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AMERICA'S CUP : Notebook : Stars & Stripes Doesn't Miss Beat Sans Conner

November 26, 1986|RICH ROBERTS | Times Staff Writer

Dennis Conner was scheduled to return to Fremantle today, dogged by controversy halfway around the world.

Critics thought he was hurting the Sail America effort by going to San Diego between rounds of the America's Cup Challenger trials to check on his drapery business for the second time in a month.

But, according Sandy Purdon, the syndicate's executive administrator, Conner was hardly missed.

"It's no big deal flying home," Purdon said by phone from Fremantle. "We've got enough chiefs down here to sink a ship."

Conner's longtime tactician, Tom Whidden, has taken the crew sailing every day on Stars & Stripes '85 because modifications were being made on S&S '87 to improve its performance in a wider range of conditions.

When Conner isn't around, Purdon said, "Tom is in charge of the boat and I take care of everything on shore. We're not doing things that he needs to be involved in, plus we talk on the phone every day."

Conner has a partner, Frank Trovato, in his drapery business but apparently believes his presence is required periodically.

Gary Jobson, a former America's Cup tactician who has been following the trials as analyst for ESPN, sides with the sailors in Eagle's divided camp.

"I think they're sailing well," Jobson said of the Newport Beach crew. "They're getting everything there is out of that boat."

Gerry Driscoll resigned as the syndicate's director of operations during the second round when the board of directors refused to make crew changes--specifically, replace tactician Doug Rastello. Eagle designer Johan Valentijn agreed with Driscoll and went home to Newport, R.I., although he still works for the syndicate.

"Rastello is a great tactician," Jobson said.

Fremantle is proving dangerous for America's Cup sailors, especially on land.

A few days ago Heart of America skipper Buddy Melges needed stitches to close an elbow wound when he fell off his bicycle after running into a car door that opened suddenly.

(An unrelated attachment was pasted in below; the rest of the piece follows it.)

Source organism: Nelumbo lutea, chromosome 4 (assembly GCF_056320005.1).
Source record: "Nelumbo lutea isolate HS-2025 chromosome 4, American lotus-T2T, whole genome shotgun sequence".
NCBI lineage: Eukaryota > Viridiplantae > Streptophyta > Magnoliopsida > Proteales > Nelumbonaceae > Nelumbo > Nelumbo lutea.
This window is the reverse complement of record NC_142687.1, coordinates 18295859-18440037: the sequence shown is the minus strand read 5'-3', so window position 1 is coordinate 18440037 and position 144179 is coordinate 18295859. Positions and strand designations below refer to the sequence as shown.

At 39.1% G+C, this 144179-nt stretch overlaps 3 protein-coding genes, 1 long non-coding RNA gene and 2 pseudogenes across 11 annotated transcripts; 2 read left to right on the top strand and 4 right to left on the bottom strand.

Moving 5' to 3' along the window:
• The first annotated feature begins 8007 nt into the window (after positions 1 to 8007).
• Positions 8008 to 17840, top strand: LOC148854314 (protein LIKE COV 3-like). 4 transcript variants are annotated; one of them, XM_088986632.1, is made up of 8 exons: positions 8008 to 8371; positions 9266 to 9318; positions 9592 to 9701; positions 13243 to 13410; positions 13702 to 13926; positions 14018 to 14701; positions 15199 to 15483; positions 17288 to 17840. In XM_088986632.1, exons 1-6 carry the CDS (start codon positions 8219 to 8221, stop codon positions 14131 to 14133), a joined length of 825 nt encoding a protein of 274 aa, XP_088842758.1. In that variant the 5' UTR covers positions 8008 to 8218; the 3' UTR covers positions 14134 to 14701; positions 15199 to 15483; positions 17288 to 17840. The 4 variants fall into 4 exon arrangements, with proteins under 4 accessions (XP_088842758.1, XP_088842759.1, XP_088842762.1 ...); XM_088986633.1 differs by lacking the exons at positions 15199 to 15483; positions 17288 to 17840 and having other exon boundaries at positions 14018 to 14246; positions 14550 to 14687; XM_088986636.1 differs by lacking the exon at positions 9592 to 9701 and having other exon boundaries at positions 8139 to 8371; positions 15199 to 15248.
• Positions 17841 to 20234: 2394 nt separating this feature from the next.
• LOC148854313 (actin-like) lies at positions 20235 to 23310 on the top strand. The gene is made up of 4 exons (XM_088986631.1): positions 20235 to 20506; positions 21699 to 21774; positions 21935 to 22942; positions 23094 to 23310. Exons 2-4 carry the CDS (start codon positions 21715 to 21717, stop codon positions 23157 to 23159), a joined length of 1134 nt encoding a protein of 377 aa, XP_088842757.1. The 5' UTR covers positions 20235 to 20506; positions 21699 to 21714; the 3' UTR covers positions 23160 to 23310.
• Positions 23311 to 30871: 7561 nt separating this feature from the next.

Tuesday night Aldo Migliaccio, skipper of Italia, suffered seven broken ribs in a car accident that ended his bid.

Tactician Stefano Roberti, 30, of Rimini, was named the new skipper. Italia is in eighth place after the second round robin.

The New York Yacht Club's America II syndicate will ask Gov. Edward D. DiPrete to help it raise $2 million.

"We have bills piling up that are coming due," said Tom Ehman, head of the syndicate's U.S. operations. "We have an excellent shot at winning this thing and we can't let a lack of money slow us down now."

Ehman said the syndicate is seeking DiPrete's vocal support, not state funds. He said the syndicate has received lucrative offers to hold the races--if America II were to win in Australia--in other cities, including a $3 million offer from Harrah's Casino to hold the races in Atlantic City.

Steve Rosenberg of Long Beach likes Chris Dickson's chances to win the cup.

The New Zealand skipper, only 25 and in his first cup campaign, leads the challenger trials with 22 wins and 1 loss after two rounds. Rosenberg was the only crew member not from New Zealand when Dickson tied for third in the Congressional Cup last March.

"I really think he's going to go all the way, unless he cracks," Rosenberg said. "He's got by far the best crew there, and he's matured a lot in the past year. In the Congressional Cup he gained a lot of experience and showed a lot of poise."

Rosenberg, 23, is doing weekly America's Cup analyses on radio station KLON-FM (88.0) each Thursday at 8:10 a.m. He'll interview Dickson this week.

Dickson, a 470 dinghy sailor, lived in Long Beach from before the '84 Olympics until the summer of '85. He failed to qualify for the Games but stayed in California for big boat experience.

Rosenberg and his brother Ron, 20, are mounting a Flying Dutchman campaign for the '88 Olympics. Between them, they have won 25 national championships in various classes.

Several top America's Cup skippers are expected to compete in the first World Match Racing Championship in August of '88 at Long Beach.

Representatives of five countries met at Long Beach last weekend to pursue plans for the event. The format calls for the automatic inclusion of winners of the world's seven major match races, plus invitations.

A major point of discussion was the International Yacht Racing Union's recent scuttling of most restrictions on advertising and commercial sponsorships. In other words, boats could be racing with corporate logos on their spinnakers and the sponsor's colors on their crew.

"It's being reviewed very carefully," chairman Tom Shadden said. "It will enhance all of the (sailing) events."

He means the money will enhance sailing, which at least in the U.S. is the last bastion of true amateurism. However, they'll draw the line at offering prize money. For now.

Most skippers are using the America's Cup trials break to fix their boats, but USA's Tom Blackaller, 46, got married. The San Francisco helmsman married Christine Gummersbach, 31.

After a short honeymoon, the Blackallers returned to prepare for the third round of racing starting next Tuesday.

USA is tied for fifth place.

Syndicate executive Michael Peck said: "We've got the bare necessities in sails. Based on normal December conditions, we should have what we need."

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